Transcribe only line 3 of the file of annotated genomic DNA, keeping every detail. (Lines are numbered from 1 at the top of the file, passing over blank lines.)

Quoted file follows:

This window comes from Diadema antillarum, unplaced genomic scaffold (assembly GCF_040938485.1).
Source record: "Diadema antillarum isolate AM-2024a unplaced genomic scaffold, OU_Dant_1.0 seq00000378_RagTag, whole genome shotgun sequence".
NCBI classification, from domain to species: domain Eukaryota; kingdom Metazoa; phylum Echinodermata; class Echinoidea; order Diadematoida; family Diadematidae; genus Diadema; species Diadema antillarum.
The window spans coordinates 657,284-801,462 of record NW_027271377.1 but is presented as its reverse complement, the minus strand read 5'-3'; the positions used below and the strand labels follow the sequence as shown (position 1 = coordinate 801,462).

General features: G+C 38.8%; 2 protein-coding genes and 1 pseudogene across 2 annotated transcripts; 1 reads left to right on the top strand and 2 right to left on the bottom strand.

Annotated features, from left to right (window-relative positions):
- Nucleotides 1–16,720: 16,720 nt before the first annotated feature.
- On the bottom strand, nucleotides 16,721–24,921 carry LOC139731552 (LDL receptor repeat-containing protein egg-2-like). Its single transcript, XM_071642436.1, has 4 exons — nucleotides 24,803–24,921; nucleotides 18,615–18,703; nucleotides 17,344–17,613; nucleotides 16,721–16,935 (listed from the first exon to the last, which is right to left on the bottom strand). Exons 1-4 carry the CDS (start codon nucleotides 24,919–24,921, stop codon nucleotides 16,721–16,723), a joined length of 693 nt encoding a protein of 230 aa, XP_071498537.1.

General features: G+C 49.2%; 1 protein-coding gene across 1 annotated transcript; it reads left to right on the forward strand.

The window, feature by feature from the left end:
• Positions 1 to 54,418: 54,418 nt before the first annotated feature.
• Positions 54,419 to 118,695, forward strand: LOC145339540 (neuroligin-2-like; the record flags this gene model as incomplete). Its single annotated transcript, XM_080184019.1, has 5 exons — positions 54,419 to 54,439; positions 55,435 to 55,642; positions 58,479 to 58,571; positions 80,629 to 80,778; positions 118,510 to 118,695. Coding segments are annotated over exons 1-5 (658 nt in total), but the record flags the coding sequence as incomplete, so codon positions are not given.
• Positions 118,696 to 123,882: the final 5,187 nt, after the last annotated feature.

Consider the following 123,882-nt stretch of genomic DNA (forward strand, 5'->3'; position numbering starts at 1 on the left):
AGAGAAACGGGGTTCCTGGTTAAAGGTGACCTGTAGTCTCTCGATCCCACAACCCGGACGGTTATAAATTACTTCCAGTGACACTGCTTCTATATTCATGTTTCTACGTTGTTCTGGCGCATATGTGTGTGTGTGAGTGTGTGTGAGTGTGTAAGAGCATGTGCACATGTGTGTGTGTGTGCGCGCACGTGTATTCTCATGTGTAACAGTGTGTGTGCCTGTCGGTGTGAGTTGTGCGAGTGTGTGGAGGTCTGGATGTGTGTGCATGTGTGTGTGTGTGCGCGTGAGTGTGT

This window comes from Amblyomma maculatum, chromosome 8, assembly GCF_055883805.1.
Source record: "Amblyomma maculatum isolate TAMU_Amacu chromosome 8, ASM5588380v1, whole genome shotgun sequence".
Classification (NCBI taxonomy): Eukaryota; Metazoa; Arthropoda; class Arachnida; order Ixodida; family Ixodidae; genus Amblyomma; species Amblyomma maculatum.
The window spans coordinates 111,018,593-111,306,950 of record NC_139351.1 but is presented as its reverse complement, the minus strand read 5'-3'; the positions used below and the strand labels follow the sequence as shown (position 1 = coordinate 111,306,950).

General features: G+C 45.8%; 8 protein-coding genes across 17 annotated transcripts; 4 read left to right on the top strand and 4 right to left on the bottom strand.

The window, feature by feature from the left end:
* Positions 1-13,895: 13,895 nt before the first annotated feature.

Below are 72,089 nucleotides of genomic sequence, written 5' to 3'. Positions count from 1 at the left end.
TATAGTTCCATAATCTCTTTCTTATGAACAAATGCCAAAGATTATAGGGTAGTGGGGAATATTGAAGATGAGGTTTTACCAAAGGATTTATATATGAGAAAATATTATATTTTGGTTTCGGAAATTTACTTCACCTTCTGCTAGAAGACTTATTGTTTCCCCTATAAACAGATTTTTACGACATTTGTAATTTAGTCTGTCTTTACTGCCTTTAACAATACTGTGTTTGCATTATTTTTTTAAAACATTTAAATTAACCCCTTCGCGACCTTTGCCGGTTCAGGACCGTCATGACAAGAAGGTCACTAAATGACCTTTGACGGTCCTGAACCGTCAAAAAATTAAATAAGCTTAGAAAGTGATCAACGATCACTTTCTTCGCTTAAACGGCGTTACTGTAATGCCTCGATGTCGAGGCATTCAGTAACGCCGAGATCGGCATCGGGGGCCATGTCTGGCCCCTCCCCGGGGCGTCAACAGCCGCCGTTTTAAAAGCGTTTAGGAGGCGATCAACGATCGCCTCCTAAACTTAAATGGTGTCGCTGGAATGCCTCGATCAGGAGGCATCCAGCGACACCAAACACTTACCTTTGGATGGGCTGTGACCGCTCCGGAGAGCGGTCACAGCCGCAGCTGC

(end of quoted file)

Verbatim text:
NCBI classification, from domain to species: domain Eukaryota; kingdom Metazoa; phylum Echinodermata; class Echinoidea; order Diadematoida; family Diadematidae; genus Diadema; species Diadema antillarum.